Aedesia and her sons must have returned to Alexandria before 475, when she died of old age. Ammonius took over his father's former position, giving lectures on philosophy at the school of Horapollo on Friday mornings. Sometime between 475 and 485, Damascius heard him lecture on Platonic philosophy; around 515, Olympiodorus heard him lecture on the Gorgias (Olympiodorus, in Gorg. 199, 8-10). Asclepius mentions lectures (or seminars: Sunousiai, in Met. 77, 4) on Plato and refers to an "exegesis" (in Met. 70, 31) of the Theaetetus. Ammonius was best known for his lectures on Aristotle, some of which are extant.

Ammonius and Christianity

In the fifth century, Alexandria was the third See of Christendom, and unlike Athens, was an important center of Christian culture. The school founded by Horapollo, where Hermeias taught philosophy, was a center of Hellenic pagan learning and religion. Some students at the school were Christians, or converted to Christianity later. There is some debate over whether the thought of the Alexandrian Neoplatonists was influenced by Christian doctrines, or whether certain aspects of Neoplatonism were de-emphasized in order to appease the Christian authorities.

Following the revolt of Illus (484-488), who had allied himself with the corrupt pagan Pamprepius, the Patriarch Peter III Mongus (482-489) took harsh measures against the pagan community. Damascius reported that Ammonius made some kind of agreement with the Patriarch: “Ammonius, who was wickedly greedy and saw everything in terms of what profit he could make, concluded an agreement with the overseer of the dominant doctrine” (Damascius 118B Athanassiadi, with her Introduction, 30-1 and n. 37).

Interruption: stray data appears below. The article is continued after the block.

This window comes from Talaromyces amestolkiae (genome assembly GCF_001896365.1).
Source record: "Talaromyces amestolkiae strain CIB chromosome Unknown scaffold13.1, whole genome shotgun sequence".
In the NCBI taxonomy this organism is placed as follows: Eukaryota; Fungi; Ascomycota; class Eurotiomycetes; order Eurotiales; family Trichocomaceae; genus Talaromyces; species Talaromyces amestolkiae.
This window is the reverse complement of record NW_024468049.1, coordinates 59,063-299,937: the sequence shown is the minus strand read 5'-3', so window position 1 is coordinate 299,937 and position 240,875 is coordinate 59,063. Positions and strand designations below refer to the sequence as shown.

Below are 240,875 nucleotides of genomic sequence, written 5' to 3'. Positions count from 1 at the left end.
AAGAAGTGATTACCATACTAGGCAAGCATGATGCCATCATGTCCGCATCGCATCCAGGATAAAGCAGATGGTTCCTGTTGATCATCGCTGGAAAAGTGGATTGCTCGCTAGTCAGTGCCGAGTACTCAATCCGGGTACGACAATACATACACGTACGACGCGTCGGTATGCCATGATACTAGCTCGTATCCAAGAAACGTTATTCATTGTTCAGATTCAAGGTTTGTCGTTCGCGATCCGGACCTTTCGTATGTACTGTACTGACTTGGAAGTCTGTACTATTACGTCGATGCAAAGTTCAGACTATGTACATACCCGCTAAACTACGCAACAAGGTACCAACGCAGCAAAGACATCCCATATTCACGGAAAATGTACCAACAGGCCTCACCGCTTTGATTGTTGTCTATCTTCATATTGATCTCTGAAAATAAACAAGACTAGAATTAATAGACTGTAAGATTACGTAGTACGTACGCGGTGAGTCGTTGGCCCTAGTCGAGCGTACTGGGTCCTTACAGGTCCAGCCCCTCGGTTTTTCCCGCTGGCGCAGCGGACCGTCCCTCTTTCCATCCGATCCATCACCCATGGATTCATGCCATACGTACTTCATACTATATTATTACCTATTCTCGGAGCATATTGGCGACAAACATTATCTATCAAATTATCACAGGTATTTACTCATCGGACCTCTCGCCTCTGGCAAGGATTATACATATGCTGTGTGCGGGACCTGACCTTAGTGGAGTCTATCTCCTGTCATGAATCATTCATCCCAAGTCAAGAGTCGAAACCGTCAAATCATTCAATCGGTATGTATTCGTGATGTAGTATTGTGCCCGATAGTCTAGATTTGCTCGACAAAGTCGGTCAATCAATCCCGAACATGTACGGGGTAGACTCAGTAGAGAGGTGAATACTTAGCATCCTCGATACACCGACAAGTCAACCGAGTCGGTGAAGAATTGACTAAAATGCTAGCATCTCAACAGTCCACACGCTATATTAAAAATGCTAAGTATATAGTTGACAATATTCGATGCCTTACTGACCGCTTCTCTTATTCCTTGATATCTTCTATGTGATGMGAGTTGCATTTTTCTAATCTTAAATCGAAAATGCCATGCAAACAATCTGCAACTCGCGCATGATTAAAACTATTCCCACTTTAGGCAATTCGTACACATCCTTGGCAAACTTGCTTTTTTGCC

Scholars have long speculated on the nature of this agreement, and on the character of Ammonius. It has been suggested that Ammonius might have agreed to continue the alleged Alexandrian Neoplatonic practice of making the gods into one by merging the One into the Intellect (a view congenial to Christianity); or that he might have agreed to lecture only on Aristotle, and not on Plato, or agreed not to teach the Aristotelian doctrine of the eternity and divinity of the world; or that he may have betrayed the hiding places of colleagues and pupils. Scholars have concluded that evidence does not support the first three possibilities. The fact that Ammonius was the only major figure of Horapollo's school who was allowed to resume his teaching, and that Damascius condemned him for seeking profit from the agreement, suggests the possibility that he might have betrayed fellow pagans. Another speculation points to statements in which Ammonius appears to minimize the importance of the use of divine names in theurgy, and agrees with Porphyry's refusal to accept the efficacy of theurgy in purifying the intellect and bringing humanity closer to God. Since theurgy was very important to other Neoplatonists, it is possible that Ammonius made an agreement not to emphasize theurgic practice and pagan ritual in his school.[1]

Thought and works

Background

Proclus (412–485), one of the last major Greek philosophers and the teacher of Ammonius in Athens, systematized one of the most elaborate, complex, and fully developed Neoplatonic systems. He was extremely influential on later Christian (Greek and Latin) and Islamic thought. Damascius, known as "the last of the Neoplatonists," studied philosophy and science, under Hermias and his sons, Ammonius and Heliodorus. Much of the biographical information about Ammonius comes from his Philosphical History, or Life of Isidore.